• Commonly used rodenticides and lawn and garden insecticides can be harmful to cats and dogs if ingested, so keep them out of reach. Keep citronella candles, tiki torch products and insect coils of out pets’ reach as well. Call your veterinarian or the ASPCA Animal Poison Control Centerat (888) 426-4435 if you suspect your animal has ingested a poisonous substance.
  • Remember that food and drink commonly found at barbeques can be poisonous to pets. Keep alcoholic beverages away from pets, as they can cause intoxication, depression and comas. Similarly, remember that the snacks enjoyed by your human friends should not be a treat for your pet; any change of diet, even for one meal, may give your dog or cat severe digestive ailments. Avoid raisins, grapes, onions, chocolate and products with the sweetener xylitol. Please visit our People Foods to Avoid Feeding Your Pets page for more information.
  • Please leave pets at home when you head out to Fourth of July celebrations, and never use fireworks around pets. Exposure to lit fireworks can potentially result in severe burns or trauma, and even unused fireworks can contain hazardous materials. Many pets are also fearful of loud noises and can become lost, scared or disoriented, so it’s best to keep your little guys safe from the noise in a quiet, sheltered and escape-proof area of your home. Be prepared in the event that your pet does escape by downloading the ASPCA Mobile App. You’ll receive a personalized missing pet recovery kit, including step-by-step instructions on how to search for a lost animal in a variety of circumstances.

Source: http://www.aspca.org/pet-care/general-pet-care/hot-weather-safety-tips

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What Is Canine Influenza Virus?

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There are many causes of kennel cough, both bacterial and viral. Canine influenza virus (CIV) is one of the viral causes of kennel cough. This highly contagious respiratory disease has affected thousands of dogs in the United States. Because CIV is a relatively new virus, most dogs have not been exposed to it before. Dogs of any age, breed, and vaccine status are susceptible to this infection.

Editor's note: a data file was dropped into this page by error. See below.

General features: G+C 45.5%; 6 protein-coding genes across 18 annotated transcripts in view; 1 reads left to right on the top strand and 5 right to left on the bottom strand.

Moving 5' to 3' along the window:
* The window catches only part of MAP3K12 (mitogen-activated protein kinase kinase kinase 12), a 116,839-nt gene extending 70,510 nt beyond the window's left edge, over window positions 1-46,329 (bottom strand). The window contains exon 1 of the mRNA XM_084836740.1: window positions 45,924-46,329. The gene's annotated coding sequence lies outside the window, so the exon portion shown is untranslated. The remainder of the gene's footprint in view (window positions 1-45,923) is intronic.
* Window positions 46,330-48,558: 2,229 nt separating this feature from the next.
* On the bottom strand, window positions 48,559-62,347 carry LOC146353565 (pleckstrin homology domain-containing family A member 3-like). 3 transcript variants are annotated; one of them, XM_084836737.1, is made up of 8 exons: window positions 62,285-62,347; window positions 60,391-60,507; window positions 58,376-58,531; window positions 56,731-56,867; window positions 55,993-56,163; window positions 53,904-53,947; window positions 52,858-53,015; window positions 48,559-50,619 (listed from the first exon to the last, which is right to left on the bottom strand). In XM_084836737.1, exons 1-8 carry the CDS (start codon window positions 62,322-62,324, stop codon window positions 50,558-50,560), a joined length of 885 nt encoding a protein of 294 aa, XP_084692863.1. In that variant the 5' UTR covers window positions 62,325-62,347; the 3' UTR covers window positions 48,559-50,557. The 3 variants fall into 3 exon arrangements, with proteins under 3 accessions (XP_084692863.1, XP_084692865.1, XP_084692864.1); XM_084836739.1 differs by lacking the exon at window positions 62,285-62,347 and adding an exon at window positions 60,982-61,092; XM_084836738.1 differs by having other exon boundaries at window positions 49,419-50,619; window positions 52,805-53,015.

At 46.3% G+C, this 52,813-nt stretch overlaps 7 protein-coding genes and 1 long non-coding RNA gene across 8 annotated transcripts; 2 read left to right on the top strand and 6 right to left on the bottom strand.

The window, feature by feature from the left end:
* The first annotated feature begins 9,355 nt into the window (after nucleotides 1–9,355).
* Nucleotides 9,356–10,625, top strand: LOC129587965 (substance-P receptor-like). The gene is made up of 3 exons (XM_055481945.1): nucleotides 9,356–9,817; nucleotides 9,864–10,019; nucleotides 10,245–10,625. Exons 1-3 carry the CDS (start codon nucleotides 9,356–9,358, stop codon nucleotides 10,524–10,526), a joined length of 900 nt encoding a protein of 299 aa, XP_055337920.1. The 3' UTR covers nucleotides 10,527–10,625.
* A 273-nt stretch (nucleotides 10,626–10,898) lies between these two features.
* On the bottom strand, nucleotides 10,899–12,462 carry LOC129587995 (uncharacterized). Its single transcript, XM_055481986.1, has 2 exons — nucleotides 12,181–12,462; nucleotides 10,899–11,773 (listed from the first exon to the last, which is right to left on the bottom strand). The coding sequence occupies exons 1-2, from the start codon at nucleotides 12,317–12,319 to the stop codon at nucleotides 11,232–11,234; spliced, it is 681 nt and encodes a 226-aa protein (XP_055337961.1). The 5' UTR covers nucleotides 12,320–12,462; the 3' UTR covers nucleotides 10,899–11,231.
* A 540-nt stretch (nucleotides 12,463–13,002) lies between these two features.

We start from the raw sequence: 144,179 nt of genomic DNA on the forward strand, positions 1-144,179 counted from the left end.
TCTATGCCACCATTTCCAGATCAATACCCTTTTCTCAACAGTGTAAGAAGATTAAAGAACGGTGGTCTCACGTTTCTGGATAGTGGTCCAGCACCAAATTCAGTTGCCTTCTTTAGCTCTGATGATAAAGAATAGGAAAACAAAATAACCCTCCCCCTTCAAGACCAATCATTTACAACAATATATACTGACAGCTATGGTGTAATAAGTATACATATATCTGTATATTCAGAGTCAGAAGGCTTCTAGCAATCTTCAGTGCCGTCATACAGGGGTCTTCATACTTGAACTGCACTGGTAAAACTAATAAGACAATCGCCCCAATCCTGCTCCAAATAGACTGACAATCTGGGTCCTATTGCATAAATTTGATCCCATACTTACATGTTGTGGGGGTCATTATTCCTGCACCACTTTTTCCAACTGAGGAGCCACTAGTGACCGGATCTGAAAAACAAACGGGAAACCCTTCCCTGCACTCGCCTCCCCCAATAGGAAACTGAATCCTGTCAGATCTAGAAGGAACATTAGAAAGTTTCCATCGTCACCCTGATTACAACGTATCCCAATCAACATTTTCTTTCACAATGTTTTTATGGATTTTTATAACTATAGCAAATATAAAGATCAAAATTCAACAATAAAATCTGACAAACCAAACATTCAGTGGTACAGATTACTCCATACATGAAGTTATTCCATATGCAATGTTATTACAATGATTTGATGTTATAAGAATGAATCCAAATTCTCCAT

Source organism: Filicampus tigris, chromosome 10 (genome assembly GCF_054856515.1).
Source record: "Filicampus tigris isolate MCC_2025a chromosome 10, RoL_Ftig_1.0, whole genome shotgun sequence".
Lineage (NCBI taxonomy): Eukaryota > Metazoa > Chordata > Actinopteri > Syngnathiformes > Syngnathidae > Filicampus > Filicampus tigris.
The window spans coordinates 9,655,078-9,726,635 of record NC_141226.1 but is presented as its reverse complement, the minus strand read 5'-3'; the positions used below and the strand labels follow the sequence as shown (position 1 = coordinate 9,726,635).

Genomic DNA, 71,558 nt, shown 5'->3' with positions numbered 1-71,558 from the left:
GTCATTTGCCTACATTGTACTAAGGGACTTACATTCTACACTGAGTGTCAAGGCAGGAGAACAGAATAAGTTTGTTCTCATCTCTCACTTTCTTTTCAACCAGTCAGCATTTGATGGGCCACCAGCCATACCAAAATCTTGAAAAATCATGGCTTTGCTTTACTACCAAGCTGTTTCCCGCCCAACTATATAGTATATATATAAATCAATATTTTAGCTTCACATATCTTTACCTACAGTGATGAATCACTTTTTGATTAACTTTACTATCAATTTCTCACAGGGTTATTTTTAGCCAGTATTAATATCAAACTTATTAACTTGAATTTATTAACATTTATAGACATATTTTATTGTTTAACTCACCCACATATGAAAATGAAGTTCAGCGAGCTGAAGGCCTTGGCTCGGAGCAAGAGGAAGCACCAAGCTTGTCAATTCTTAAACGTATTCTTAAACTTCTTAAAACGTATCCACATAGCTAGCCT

How Could My Dog Catch Canine Influenza Virus?
CIV is easily transmitted between dogs through a combination of aerosols, droplets, and direct contact with respiratory secretions. The virus does not survive for a long time in the environment, so dogs usually get CIV when they are in close proximity to other infectious dogs.

Which Dogs Are Prone to Canine Influenza Virus? 
Any dog who interacts with large numbers of dogs is at increased risk for exposure. Pet owners should consult their veterinarian for information about the canine influenza vaccine.

What Are the General Signs of Canine Influenza Virus? 
While most dogs will show typical signs of kennel cough, but a small percentage of dogs will develop a more severe illness. Signs of canine influenza virus include:

  • Coughing
  • Sneezing
  • Variable fever
  • Clear nasal discharge that progresses to thick, yellowish-green mucus
  • Rapid/difficult breathing
  • Loss of appetite
  • Lethargy

Can Dogs Die From Canine Influenza Virus?
If CIV is quickly diagnosed and treated, the fatality rate is quite low. Deaths are usually caused by secondary complications, such as pneumonia. It is important that dogs with CIV receive proper veterinary care.

How Is Canine Influenza Virus Diagnosed?
Veterinarians will typically conduct a thorough physical examination and run a series of tests to diagnose the illness.

How Is Canine Influenza Treated?